Advanced search

So, reading books, non reading child???

(13 Posts)
nextphase Fri 13-Sep-13 20:54:46

DS1 started in reception last week.
We've had a reading book home nearly every night since. I'm fairly sure he can't read - can't reliably identify letters yet, but the repeatability of the books would make you believe by the end he was reading - so by page 8 of "where is chip?" he will say "where is chip" as his my finger follows the words.

Other than talk about the book, pick out letters, what can we do? And how do we / teachers know when they are reading rather than guessing or remembering?

Anything we can do to help him? Have had a note back saying they use "action words" but nothing more, so still working off the 18 letters from jolly phonics we had from Nursery in a different school. Questions in reading dairy get ticked, but no answers...

noblegiraffe Sat 14-Sep-13 11:55:39

You need to talk to the teacher personally to find out what they are expecting. A child who is just starting to learn phonics isn't going to be able to read words like 'where' or even 'chip'. Are they expecting your child to be able to read already, or are they just sending books home because parents expect books to be sent home and they don't actually expect you to do anything more than read them to your child? (In which case ask for a story book instead).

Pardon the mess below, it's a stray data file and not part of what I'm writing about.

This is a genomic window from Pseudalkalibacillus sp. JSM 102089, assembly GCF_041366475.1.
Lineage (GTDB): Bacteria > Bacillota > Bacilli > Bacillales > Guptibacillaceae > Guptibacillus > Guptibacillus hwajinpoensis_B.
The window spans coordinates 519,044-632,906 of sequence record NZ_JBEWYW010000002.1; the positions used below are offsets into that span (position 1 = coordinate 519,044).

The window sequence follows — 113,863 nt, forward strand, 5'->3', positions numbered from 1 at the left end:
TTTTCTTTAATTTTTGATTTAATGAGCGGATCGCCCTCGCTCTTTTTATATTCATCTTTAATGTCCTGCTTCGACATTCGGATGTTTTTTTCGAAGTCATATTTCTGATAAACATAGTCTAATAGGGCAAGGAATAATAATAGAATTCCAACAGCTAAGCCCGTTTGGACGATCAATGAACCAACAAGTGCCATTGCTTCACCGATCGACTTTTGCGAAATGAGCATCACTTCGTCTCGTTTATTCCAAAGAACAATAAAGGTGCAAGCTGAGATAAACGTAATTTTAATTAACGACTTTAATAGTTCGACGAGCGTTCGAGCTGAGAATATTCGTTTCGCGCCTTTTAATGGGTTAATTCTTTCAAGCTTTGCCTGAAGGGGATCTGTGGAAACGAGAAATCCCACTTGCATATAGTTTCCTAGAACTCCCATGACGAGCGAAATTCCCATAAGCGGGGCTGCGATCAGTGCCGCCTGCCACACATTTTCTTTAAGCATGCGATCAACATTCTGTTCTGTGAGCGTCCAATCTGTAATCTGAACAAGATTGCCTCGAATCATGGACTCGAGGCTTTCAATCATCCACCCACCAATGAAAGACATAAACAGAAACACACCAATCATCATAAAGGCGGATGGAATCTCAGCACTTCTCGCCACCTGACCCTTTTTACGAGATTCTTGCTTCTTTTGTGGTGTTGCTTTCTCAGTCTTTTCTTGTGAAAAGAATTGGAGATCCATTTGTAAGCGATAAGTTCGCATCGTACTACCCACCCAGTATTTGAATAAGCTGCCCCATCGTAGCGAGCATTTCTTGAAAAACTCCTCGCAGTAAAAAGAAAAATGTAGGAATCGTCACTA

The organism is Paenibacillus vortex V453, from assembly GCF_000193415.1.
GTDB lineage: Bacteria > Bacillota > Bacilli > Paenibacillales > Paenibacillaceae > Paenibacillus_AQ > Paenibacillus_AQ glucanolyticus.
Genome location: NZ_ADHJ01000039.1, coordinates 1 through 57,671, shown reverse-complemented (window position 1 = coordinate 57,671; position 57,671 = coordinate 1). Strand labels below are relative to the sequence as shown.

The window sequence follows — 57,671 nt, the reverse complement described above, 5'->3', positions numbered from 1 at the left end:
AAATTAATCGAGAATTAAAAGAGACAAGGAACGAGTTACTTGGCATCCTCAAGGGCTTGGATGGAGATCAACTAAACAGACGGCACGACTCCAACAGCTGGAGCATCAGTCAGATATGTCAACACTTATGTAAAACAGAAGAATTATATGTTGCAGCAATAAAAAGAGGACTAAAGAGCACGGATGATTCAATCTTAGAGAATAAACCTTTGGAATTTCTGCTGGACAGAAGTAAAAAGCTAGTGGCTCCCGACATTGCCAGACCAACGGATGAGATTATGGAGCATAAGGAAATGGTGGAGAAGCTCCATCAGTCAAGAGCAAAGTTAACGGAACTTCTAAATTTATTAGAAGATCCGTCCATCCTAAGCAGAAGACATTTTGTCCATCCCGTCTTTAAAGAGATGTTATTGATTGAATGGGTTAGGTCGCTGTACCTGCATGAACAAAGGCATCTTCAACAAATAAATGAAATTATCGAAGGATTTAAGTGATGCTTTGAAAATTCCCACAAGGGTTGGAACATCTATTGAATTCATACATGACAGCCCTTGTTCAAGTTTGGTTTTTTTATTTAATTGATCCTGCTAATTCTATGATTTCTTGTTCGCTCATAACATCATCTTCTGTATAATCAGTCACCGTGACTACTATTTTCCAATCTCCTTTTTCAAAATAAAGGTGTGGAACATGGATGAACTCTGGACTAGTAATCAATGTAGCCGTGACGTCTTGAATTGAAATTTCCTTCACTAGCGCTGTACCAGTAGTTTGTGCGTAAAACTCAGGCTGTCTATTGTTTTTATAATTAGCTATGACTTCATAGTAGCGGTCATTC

nextphase Sat 14-Sep-13 12:18:17

And there in lies my problem - we both work full time, so I rely on messages or notes in book to contact and find out.

Would you expect a child just starting reception to be able to read?

noblegiraffe Sat 14-Sep-13 12:35:22

We got a list of things from reception of what they wanted children to be able to do before starting. Recognise their own name was on the list, reading most certainly wasn't.

I would be very doubtful of any reception expecting all children to be able to read on entry - a lot of children don't even get read to when they are young. Unless it is a prep school with a feeder nursery which expects the nursery to have done the ground work?

Instead of passing notes, can you ask the teacher to phone you at work one day after school, so that you can have a proper discussion?

nextphase Sat 14-Sep-13 16:31:31

Thats a good idea. Thank-you.

Nope, not a prep - just read all the "my 4 day old is reading" on MN! It was starting to worry me slightly!

OK, will give it another week - they did phased start, and the last lot started end of last week, and then ask for a call.


TravelinColour Sat 14-Sep-13 16:36:40

Message withdrawn at poster's request.

2cats2many Sat 14-Sep-13 21:04:09

My children's school doesn't send books home.until about Feb half term by which time they've learnt enough phonics to read the stage 1 books.

Until then, he'll be having his usual bedtime stories with me.

GhoulWithADragonTattoo Mon 16-Sep-13 16:01:29

My DD is in Y1 now and couldn't read when she started school. The school very sensibly sent home picture books for the first half term for the parents to read to the children. By that stage the children had done a fair bit of phonics at school and DD was able to have a stab at the very simple reading books. Also the school had a session for parents about phonics and how they are taught at the school. That helped me enormously as it's a different method from the one I had at school.